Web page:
Friday, December 14, 2018

Poetry Friday: Sadness

A month ago I posted a list of things I do to cheer myself up. One of them was reading poems. Sometimes it's good to read something cheerful, but sometimes what you really need is to wallow in sad, and this post is the result of some of that. I didn't even type them up, just took some blurry photos of them and the books where I found them. (Click on the photo to enlarge it, and I'll replace a couple of these once the sun comes up and I have better light to use.) (Edited to add slightly improved photos.)

Poems included: "LXX," by The Monk Shun-E, "XLIV," by Komachi, "LVI," by Fujiwara no Toshinari, "Try to Praise the Mutilated World," by Adam Zagajewski, and "Sadness," by Stephen Dunn

Laura Shovan has today's roundup.


Irene Latham said...

Dear Ruth - poems cheer me up too! And I have this anthology. It survived the downsize, so that right there says something about how I value it. Thank you for sharing! xo

Tabatha said...

Sometimes there's nothing like a good wallow. I like the ending of Stephen Dunn's "Sadness."
Your poems made me think of "Lodged" by Robert Frost:

The rain to the wind said,
'You push and I'll pelt.'
They so smote the garden bed
That the flowers actually knelt,
And lay lodged--though not dead.
I know how the flowers felt.

Linda B said...

Sometimes when the need to 'wallow in sad' is so real, reading others' words means there's a crowd out there with you, I think. I suspect that those who are honest may be poets, and forget to write down the words. Thanks for sharing these, Ruth. Wishing you more poems that linger.

Linda Mitchell said...

Sometimes, that overwhelming sad...the kind that requires a wallow is the brilliance of an artist feeling the feels of the self and world that need to be expressed. I don't have this anthology. But, I think I need it. I hope your wallow has been productive and that there is an end in sight. Beauty is sure to come from it. I just know it.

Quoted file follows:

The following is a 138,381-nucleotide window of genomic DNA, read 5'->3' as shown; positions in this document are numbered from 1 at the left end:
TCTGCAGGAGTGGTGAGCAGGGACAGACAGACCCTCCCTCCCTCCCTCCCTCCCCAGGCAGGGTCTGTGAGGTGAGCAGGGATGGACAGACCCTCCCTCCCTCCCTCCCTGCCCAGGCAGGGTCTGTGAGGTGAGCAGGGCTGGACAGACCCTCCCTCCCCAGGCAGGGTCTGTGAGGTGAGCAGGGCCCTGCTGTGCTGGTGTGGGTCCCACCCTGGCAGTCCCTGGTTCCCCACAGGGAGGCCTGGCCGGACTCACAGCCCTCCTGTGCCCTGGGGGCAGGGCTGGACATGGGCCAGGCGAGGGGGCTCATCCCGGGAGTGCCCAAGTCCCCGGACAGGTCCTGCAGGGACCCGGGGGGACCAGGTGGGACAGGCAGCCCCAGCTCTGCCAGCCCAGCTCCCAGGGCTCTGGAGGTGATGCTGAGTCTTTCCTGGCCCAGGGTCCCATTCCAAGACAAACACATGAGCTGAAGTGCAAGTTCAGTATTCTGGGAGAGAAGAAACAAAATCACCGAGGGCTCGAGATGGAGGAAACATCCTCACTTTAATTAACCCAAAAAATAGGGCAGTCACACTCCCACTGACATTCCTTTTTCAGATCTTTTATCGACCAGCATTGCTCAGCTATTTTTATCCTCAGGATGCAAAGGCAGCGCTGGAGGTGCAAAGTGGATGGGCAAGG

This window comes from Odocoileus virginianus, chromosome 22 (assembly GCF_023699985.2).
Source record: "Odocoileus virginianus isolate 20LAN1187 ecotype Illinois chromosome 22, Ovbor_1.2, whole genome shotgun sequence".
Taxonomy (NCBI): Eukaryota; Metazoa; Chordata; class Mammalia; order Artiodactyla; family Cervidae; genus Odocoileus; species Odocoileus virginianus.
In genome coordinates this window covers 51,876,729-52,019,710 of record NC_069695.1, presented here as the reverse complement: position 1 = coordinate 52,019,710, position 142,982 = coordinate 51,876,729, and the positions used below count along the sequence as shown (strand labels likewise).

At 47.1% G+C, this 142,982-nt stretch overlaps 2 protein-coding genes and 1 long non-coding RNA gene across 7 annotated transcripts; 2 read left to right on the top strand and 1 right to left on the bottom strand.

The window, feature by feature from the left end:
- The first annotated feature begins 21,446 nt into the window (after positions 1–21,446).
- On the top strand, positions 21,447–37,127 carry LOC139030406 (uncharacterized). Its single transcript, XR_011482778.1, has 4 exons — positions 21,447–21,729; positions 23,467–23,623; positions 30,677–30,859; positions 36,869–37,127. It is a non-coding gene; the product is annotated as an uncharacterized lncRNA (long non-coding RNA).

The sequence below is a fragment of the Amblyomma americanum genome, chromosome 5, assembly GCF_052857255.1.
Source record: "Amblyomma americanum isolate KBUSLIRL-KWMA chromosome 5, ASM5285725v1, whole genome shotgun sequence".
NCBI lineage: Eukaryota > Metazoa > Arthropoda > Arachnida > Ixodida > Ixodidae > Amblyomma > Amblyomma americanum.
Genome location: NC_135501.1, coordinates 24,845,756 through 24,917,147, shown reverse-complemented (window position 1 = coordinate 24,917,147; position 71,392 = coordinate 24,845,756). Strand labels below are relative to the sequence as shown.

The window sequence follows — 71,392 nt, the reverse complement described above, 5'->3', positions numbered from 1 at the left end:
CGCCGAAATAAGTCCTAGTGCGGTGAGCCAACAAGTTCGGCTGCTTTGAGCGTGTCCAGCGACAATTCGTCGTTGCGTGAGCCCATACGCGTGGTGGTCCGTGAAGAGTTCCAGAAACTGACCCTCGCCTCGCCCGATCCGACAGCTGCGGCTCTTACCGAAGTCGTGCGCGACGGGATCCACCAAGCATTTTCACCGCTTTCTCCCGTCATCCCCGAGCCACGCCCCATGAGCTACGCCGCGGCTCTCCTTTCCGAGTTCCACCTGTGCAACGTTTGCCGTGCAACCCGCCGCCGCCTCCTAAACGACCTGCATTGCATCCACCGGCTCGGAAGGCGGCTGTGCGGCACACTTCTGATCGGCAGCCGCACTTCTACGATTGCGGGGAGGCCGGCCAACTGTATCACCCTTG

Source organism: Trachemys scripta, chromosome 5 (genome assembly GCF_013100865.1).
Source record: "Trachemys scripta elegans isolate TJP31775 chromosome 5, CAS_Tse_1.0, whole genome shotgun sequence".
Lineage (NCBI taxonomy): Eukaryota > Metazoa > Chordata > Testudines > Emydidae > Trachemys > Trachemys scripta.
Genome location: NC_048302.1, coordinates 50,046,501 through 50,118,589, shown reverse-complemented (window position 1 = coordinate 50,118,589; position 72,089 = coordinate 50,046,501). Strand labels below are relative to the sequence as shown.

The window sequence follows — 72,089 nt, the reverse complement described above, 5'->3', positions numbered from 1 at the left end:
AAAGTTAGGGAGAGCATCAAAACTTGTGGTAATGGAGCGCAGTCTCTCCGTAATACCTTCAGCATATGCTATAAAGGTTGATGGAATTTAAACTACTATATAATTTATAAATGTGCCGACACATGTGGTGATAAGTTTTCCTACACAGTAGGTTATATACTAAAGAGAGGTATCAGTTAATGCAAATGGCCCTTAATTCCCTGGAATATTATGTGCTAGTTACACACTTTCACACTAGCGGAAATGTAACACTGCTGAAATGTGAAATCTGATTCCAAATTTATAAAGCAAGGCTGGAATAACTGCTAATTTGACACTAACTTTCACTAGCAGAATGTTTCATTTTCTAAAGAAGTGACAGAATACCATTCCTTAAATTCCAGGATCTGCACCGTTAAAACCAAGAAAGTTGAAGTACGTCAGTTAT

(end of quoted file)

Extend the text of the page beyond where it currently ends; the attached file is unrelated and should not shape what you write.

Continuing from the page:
author amok said...

That first poem is heartbreaking -- the long night and no release when day comes. Thank you for sharing these, Ruth.

Here's an article I've been sharing about sitting with a child's sadness. Thought you might like it:

Mary Lee said...

The poem of the day on September 21 was Gerard Manley Hopkins' 41 [No worst, there is none. Pitched past pitch of grief,]. I read that poem over and over again (and cried and cried) as I made my way through the hardest start of a school year. Poetry definitely helps.

Thank you for Try to Praise the Mutilated World. That one will help me with my ongoing environmental wallow.

Michelle Kogan said...

There is such beauty in this sad poem, it's so visual you can touch and taste it,
"I remember a grass hut
On a rainy night,
Dreaming of the past,
My tears starting at the cry
Of a mountain cuckoo."

Thanks for sharing these poems Ruth.